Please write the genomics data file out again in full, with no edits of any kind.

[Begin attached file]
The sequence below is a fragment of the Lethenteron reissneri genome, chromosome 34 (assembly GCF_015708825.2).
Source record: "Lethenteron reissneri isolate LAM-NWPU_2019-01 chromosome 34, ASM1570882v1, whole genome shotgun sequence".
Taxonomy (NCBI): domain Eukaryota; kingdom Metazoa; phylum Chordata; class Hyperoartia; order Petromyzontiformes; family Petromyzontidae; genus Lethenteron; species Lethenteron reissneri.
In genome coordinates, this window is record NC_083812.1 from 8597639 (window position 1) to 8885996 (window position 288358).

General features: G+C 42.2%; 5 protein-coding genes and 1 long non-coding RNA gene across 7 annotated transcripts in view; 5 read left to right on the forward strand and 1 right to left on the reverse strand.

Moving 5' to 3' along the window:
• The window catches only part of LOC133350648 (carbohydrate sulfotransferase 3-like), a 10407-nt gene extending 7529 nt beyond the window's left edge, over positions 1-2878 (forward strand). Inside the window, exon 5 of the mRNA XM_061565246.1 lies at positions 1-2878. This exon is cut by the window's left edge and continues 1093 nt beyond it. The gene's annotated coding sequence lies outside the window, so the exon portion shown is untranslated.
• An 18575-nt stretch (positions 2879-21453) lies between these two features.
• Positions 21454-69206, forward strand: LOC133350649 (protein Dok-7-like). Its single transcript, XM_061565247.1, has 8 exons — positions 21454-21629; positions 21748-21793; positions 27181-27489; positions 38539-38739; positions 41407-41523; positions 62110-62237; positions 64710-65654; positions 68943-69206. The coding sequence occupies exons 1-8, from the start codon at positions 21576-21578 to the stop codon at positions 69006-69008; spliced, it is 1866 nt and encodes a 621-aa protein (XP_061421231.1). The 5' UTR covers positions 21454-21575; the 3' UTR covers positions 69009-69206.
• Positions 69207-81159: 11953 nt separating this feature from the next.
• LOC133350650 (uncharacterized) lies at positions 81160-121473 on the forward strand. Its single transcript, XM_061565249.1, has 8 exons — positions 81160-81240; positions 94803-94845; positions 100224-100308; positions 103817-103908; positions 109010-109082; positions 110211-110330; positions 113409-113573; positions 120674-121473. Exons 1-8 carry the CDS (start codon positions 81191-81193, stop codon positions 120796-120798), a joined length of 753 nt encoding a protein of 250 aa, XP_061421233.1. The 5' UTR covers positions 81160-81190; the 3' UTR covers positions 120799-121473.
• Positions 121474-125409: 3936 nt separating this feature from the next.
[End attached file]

The sequence below is a fragment of the Lethenteron reissneri genome, chromosome 34 (assembly GCF_015708825.2).
Source record: "Lethenteron reissneri isolate LAM-NWPU_2019-01 chromosome 34, ASM1570882v1, whole genome shotgun sequence".
Taxonomy (NCBI): domain Eukaryota; kingdom Metazoa; phylum Chordata; class Hyperoartia; order Petromyzontiformes; family Petromyzontidae; genus Lethenteron; species Lethenteron reissneri.
In genome coordinates, this window is record NC_083812.1 from 8597639 (window position 1) to 8885996 (window position 288358).

General features: G+C 42.2%; 5 protein-coding genes and 1 long non-coding RNA gene across 7 annotated transcripts in view; 5 read left to right on the forward strand and 1 right to left on the reverse strand.

Moving 5' to 3' along the window:
• The window catches only part of LOC133350648 (carbohydrate sulfotransferase 3-like), a 10407-nt gene extending 7529 nt beyond the window's left edge, over positions 1-2878 (forward strand). Inside the window, exon 5 of the mRNA XM_061565246.1 lies at positions 1-2878. This exon is cut by the window's left edge and continues 1093 nt beyond it. The gene's annotated coding sequence lies outside the window, so the exon portion shown is untranslated.
• An 18575-nt stretch (positions 2879-21453) lies between these two features.
• Positions 21454-69206, forward strand: LOC133350649 (protein Dok-7-like). Its single transcript, XM_061565247.1, has 8 exons — positions 21454-21629; positions 21748-21793; positions 27181-27489; positions 38539-38739; positions 41407-41523; positions 62110-62237; positions 64710-65654; positions 68943-69206. The coding sequence occupies exons 1-8, from the start codon at positions 21576-21578 to the stop codon at positions 69006-69008; spliced, it is 1866 nt and encodes a 621-aa protein (XP_061421231.1). The 5' UTR covers positions 21454-21575; the 3' UTR covers positions 69009-69206.
• Positions 69207-81159: 11953 nt separating this feature from the next.
• LOC133350650 (uncharacterized) lies at positions 81160-121473 on the forward strand. Its single transcript, XM_061565249.1, has 8 exons — positions 81160-81240; positions 94803-94845; positions 100224-100308; positions 103817-103908; positions 109010-109082; positions 110211-110330; positions 113409-113573; positions 120674-121473. Exons 1-8 carry the CDS (start codon positions 81191-81193, stop codon positions 120796-120798), a joined length of 753 nt encoding a protein of 250 aa, XP_061421233.1. The 5' UTR covers positions 81160-81190; the 3' UTR covers positions 120799-121473.
• Positions 121474-125409: 3936 nt separating this feature from the next.